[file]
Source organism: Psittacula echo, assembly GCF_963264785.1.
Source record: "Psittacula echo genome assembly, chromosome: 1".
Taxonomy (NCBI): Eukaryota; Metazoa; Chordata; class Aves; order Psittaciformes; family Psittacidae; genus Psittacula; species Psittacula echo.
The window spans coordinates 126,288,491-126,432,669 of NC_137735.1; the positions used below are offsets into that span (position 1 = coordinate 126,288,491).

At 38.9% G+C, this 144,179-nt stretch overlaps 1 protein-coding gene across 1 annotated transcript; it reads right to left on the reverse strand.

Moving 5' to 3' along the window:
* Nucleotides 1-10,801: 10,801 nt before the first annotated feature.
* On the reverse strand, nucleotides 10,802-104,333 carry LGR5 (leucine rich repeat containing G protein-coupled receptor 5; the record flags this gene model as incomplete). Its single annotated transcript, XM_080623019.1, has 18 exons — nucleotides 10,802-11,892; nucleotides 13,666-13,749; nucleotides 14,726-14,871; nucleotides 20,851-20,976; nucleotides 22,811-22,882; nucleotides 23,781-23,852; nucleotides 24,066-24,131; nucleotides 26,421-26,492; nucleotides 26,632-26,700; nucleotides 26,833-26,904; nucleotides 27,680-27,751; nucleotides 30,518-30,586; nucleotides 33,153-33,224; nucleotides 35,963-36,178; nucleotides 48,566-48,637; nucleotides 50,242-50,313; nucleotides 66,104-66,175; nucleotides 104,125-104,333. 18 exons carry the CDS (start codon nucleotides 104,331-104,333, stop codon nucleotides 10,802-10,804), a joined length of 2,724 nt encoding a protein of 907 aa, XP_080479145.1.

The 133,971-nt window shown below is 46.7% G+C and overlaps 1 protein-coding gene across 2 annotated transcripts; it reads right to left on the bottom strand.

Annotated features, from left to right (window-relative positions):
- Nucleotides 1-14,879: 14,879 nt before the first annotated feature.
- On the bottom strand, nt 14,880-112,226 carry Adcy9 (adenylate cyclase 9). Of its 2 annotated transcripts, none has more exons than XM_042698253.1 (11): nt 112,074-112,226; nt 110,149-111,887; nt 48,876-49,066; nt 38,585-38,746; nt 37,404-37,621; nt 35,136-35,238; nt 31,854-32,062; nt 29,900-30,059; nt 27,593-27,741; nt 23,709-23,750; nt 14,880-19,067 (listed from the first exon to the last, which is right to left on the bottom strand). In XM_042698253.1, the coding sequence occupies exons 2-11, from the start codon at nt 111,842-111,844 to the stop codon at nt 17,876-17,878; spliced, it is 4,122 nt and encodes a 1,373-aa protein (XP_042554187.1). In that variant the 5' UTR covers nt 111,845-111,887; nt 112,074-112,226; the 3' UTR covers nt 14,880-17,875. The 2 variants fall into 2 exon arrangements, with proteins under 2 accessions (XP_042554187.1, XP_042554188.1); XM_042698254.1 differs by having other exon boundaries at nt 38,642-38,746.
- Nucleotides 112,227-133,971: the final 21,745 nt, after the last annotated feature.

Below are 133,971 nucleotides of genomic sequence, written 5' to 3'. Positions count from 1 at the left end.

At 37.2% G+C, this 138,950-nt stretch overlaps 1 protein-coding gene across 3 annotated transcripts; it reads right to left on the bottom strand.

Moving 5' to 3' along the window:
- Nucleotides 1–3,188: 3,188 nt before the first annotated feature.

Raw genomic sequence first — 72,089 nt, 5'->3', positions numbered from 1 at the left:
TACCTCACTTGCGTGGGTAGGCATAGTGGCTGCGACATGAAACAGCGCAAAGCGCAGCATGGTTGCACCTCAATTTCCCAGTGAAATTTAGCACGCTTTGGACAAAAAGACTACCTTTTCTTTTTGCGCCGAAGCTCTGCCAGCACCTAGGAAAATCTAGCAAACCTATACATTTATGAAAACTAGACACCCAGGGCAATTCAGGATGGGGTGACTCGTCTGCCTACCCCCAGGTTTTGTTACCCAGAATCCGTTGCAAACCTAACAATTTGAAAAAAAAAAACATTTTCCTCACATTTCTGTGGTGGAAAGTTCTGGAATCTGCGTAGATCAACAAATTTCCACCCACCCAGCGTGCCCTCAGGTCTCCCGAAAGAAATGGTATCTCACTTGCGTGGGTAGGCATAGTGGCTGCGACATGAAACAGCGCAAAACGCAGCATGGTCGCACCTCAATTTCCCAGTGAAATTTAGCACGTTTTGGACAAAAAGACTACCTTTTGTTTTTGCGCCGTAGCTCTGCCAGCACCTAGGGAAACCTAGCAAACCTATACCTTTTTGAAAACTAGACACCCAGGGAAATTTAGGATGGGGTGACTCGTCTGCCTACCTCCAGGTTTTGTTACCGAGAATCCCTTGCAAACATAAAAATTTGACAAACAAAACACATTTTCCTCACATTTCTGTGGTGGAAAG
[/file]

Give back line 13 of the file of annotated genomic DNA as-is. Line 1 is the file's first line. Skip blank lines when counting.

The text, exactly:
- Nucleotides 112,227-133,971: the final 21,745 nt, after the last annotated feature.